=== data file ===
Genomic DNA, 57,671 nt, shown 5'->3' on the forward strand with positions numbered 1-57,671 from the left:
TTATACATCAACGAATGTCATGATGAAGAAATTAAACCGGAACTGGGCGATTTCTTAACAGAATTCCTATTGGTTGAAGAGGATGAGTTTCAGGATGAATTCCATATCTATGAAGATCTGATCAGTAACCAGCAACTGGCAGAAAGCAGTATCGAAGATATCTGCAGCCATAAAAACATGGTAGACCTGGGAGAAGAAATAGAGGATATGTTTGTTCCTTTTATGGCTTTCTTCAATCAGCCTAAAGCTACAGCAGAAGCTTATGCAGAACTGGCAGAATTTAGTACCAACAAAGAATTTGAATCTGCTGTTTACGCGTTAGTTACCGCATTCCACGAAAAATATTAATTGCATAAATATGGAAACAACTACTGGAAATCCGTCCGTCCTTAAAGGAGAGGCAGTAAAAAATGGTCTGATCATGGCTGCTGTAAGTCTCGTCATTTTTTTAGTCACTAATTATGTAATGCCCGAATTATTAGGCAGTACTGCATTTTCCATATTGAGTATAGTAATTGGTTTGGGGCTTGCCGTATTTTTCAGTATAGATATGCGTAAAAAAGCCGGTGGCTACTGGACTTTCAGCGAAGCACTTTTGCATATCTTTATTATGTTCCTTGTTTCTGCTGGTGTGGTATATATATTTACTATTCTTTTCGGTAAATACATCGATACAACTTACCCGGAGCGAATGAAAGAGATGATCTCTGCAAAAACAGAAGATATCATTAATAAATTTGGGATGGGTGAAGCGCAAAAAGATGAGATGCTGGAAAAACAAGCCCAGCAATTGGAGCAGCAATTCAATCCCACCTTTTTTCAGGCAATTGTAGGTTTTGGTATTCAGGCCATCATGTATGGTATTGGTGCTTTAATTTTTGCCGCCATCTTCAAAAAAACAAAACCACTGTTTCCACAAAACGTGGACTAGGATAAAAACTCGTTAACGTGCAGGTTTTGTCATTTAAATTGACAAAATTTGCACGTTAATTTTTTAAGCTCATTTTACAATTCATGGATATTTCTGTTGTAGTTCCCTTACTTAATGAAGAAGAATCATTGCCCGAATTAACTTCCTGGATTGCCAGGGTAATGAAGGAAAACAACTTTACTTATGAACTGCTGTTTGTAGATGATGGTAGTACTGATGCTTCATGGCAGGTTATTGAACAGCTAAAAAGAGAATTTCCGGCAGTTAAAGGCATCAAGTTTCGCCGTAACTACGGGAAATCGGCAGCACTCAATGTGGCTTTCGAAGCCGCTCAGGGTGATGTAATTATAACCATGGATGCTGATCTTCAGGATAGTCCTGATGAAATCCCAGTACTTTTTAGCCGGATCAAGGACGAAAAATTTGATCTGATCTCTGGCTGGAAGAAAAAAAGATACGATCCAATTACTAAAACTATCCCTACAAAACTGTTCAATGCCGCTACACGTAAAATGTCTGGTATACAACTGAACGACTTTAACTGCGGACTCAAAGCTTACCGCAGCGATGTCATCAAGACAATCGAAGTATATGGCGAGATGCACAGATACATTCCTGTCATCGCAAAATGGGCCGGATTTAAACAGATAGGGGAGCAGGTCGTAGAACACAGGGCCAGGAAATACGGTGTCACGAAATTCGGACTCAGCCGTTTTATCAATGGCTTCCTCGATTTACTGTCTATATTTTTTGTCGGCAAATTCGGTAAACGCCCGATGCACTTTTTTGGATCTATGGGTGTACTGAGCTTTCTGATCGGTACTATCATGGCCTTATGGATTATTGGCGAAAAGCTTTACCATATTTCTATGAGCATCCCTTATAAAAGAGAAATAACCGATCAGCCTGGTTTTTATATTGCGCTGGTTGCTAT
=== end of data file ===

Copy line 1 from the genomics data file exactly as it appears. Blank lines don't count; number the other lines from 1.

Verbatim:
Genomic DNA, 57,671 nt, shown 5'->3' on the forward strand with positions numbered 1-57,671 from the left: